Eastern coastal states of India.
Fishing and aquaculture in India has a long history. Kautilya’s Arthashastra (321–300 B.C.) and King Someswara’s Manasottara (1127 A.D.) each refer to fish culture. Fish production in India has increased more than tenfold since its independence in 1947. According to the Food and Agriculture Organization (FAO) of the United Nations, fish output in India doubled between 1990 and 2010.
Even before the sun rises and warms the sea, there are men at work, braving the elements. The fishermen — depending on whether the type of catch they want — set out in the middle of the night or very early in the morning. To catch fish with metal hooks suspended by nylon threads is what takes the longest, and this sees them travelling deep into the sea. But to get a catch using their nets they don’t have to travel far. A ride in their motorized boats before sunrise will do. But there are also times when they go deep sea fishing in large boats stocked with food and water to help them survive 10 days at sea.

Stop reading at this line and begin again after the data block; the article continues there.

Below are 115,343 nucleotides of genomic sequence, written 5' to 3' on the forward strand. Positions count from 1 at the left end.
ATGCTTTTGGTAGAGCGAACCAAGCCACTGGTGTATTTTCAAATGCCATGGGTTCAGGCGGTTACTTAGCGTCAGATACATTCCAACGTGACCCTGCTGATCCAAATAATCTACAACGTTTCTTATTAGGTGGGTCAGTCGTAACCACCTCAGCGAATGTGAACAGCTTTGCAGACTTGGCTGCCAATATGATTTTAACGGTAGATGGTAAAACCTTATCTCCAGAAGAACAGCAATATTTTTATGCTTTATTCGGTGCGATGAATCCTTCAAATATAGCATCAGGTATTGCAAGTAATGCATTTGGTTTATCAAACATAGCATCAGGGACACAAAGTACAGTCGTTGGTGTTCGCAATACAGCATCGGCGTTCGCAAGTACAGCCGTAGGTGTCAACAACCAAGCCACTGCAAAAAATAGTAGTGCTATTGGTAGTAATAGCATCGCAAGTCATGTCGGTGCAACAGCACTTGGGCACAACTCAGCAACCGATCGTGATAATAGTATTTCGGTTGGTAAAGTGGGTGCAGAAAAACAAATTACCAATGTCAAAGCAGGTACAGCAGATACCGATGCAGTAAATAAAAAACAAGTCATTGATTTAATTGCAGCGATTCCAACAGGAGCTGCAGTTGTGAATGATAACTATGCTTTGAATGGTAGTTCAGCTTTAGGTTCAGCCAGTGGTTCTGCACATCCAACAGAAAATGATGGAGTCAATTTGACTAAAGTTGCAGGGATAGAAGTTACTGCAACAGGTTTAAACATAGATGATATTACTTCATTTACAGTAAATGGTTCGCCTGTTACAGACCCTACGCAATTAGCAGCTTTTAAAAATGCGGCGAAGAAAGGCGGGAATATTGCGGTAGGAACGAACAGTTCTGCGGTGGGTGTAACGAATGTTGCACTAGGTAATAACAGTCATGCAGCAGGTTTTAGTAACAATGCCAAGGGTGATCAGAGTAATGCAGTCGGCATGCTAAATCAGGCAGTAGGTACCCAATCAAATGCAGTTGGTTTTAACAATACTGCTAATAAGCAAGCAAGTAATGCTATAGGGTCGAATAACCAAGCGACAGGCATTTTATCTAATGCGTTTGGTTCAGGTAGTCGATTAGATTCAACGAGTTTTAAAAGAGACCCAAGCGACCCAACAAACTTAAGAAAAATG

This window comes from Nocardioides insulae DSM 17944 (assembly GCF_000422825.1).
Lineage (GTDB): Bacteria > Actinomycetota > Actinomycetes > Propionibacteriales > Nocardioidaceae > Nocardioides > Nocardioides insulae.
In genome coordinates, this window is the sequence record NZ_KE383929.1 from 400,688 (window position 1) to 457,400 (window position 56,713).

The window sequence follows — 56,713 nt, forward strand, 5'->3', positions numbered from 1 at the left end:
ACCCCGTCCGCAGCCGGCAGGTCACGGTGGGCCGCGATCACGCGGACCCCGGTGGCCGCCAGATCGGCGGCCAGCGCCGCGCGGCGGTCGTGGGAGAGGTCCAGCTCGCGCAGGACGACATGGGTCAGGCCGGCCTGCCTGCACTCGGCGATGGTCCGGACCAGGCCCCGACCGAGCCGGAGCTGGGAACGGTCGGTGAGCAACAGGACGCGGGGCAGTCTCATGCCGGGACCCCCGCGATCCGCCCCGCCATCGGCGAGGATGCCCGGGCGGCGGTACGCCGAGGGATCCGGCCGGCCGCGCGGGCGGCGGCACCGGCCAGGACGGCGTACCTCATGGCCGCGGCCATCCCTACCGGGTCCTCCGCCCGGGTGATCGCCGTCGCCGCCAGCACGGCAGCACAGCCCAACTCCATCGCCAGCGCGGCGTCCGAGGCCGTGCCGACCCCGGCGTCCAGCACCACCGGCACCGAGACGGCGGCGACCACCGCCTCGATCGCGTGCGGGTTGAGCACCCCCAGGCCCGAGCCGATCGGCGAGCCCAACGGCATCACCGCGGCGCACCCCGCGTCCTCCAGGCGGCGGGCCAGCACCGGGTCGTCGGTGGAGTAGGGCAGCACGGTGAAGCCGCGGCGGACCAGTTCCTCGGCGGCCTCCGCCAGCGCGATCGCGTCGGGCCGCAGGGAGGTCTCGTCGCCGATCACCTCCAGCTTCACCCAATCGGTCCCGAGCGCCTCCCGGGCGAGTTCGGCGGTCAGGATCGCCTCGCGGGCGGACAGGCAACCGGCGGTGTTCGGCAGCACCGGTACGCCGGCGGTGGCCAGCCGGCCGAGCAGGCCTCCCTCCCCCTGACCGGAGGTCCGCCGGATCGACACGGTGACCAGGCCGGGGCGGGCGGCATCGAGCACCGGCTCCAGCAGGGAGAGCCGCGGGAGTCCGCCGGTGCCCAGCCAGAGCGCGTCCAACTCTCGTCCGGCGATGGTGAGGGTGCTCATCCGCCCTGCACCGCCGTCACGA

Once they are back in the morning, the boat is hauled to shore by the fishermen, who venture out in groups of four, sharing the burden, cost, profits and losses alike. There are days when they are blessed with plenty, but on other days they return empty-handed, with a loss they spend on diesel to fuel the motors.
Once sorted, the fishermen’s wives sell the fish in the market. Fishermen also sell to vendors depending on the best price offered and the vendors in turn sell them at the market.
In the evenings, the fishermen are free to relax, watch TV, spend time with family and catch up on gossip over mending nets and preparing for the next day.
While it is a profession filled with uncertainty, also uncertain is the future of this profession. Many fishermen send their children to school and want them to hold other jobs or businesses. They say that they do not want their children to struggle as they do and want a better life for them, leaving the future of this sea-dependent occupation in question.